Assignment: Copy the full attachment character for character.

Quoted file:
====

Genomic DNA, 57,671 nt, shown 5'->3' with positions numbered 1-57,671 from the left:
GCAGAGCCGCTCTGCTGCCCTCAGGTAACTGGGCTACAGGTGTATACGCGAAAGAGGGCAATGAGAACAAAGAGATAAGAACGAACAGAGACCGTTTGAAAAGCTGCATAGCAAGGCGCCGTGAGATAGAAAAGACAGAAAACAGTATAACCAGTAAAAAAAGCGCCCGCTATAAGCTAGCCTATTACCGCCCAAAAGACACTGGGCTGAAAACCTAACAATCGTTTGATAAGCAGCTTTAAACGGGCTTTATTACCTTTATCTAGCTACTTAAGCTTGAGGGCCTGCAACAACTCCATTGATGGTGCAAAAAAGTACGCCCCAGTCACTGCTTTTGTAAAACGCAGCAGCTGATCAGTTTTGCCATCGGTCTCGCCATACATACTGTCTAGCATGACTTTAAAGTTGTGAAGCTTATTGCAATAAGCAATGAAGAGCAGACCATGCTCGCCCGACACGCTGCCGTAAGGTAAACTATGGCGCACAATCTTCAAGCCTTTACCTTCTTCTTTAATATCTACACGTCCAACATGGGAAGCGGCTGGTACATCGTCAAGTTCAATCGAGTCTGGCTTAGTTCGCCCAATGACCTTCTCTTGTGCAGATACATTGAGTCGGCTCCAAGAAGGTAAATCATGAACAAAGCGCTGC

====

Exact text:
Genomic DNA, 57,671 nt, shown 5'->3' with positions numbered 1-57,671 from the left:
GCAGAGCCGCTCTGCTGCCCTCAGGTAACTGGGCTACAGGTGTATACGCGAAAGAGGGCAATGAGAACAAAGAGATAAGAACGAACAGAGACCGTTTGAAAAGCTGCATAGCAAGGCGCCGTGAGATAGAAAAGACAGAAAACAGTATAACCAGTAAAAAAAGCGCCCGCTATAAGCTAGCCTATTACCGCCCAAAAGACACTGGGCTGAAAACCTAACAATCGTTTGATAAGCAGCTTTAAACGGGCTTTATTACCTTTATCTAGCTACTTAAGCTTGAGGGCCTGCAACAACTCCATTGATGGTGCAAAAAAGTACGCCCCAGTCACTGCTTTTGTAAAACGCAGCAGCTGATCAGTTTTGCCATCGGTCTCGCCATACATACTGTCTAGCATGACTTTAAAGTTGTGAAGCTTATTGCAATAAGCAATGAAGAGCAGACCATGCTCGCCCGACACGCTGCCGTAAGGTAAACTATGGCGCACAATCTTCAAGCCTTTACCTTCTTCTTTAATATCTACACGTCCAACATGGGAAGCGGCTGGTACATCGTCAAGTTCAATCGAGTCTGGCTTAGTTCGCCCAATGACCTTCTCTTGTGCAGATACATTGAGTCGGCTCCAAGAAGGTAAATCATGAACAAAGCGCTGC